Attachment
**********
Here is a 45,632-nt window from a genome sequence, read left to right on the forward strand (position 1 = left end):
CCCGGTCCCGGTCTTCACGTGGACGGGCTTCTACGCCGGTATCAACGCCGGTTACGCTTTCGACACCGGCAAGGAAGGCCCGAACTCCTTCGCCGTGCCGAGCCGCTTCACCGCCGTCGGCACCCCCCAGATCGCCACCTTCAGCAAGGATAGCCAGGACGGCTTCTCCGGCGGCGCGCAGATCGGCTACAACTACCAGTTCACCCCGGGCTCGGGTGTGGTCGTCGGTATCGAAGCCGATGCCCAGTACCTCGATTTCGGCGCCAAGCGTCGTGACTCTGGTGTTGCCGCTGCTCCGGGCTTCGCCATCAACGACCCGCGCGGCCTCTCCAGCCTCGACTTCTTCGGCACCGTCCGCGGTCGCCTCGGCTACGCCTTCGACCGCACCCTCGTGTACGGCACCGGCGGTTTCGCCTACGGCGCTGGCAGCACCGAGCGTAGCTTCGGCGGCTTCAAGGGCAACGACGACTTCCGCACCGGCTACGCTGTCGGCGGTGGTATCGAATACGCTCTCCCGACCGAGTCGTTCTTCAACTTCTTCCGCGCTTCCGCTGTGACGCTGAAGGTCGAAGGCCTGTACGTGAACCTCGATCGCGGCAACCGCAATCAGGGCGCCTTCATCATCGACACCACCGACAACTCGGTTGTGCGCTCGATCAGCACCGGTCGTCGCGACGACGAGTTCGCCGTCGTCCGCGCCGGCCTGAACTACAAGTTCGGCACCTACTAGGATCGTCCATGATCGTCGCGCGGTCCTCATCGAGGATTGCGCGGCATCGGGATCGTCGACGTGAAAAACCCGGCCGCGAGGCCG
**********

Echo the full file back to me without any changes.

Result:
Here is a 45,632-nt window from a genome sequence, read left to right on the forward strand (position 1 = left end):
CCCGGTCCCGGTCTTCACGTGGACGGGCTTCTACGCCGGTATCAACGCCGGTTACGCTTTCGACACCGGCAAGGAAGGCCCGAACTCCTTCGCCGTGCCGAGCCGCTTCACCGCCGTCGGCACCCCCCAGATCGCCACCTTCAGCAAGGATAGCCAGGACGGCTTCTCCGGCGGCGCGCAGATCGGCTACAACTACCAGTTCACCCCGGGCTCGGGTGTGGTCGTCGGTATCGAAGCCGATGCCCAGTACCTCGATTTCGGCGCCAAGCGTCGTGACTCTGGTGTTGCCGCTGCTCCGGGCTTCGCCATCAACGACCCGCGCGGCCTCTCCAGCCTCGACTTCTTCGGCACCGTCCGCGGTCGCCTCGGCTACGCCTTCGACCGCACCCTCGTGTACGGCACCGGCGGTTTCGCCTACGGCGCTGGCAGCACCGAGCGTAGCTTCGGCGGCTTCAAGGGCAACGACGACTTCCGCACCGGCTACGCTGTCGGCGGTGGTATCGAATACGCTCTCCCGACCGAGTCGTTCTTCAACTTCTTCCGCGCTTCCGCTGTGACGCTGAAGGTCGAAGGCCTGTACGTGAACCTCGATCGCGGCAACCGCAATCAGGGCGCCTTCATCATCGACACCACCGACAACTCGGTTGTGCGCTCGATCAGCACCGGTCGTCGCGACGACGAGTTCGCCGTCGTCCGCGCCGGCCTGAACTACAAGTTCGGCACCTACTAGGATCGTCCATGATCGTCGCGCGGTCCTCATCGAGGATTGCGCGGCATCGGGATCGTCGACGTGAAAAACCCGGCCGCGAGGCCG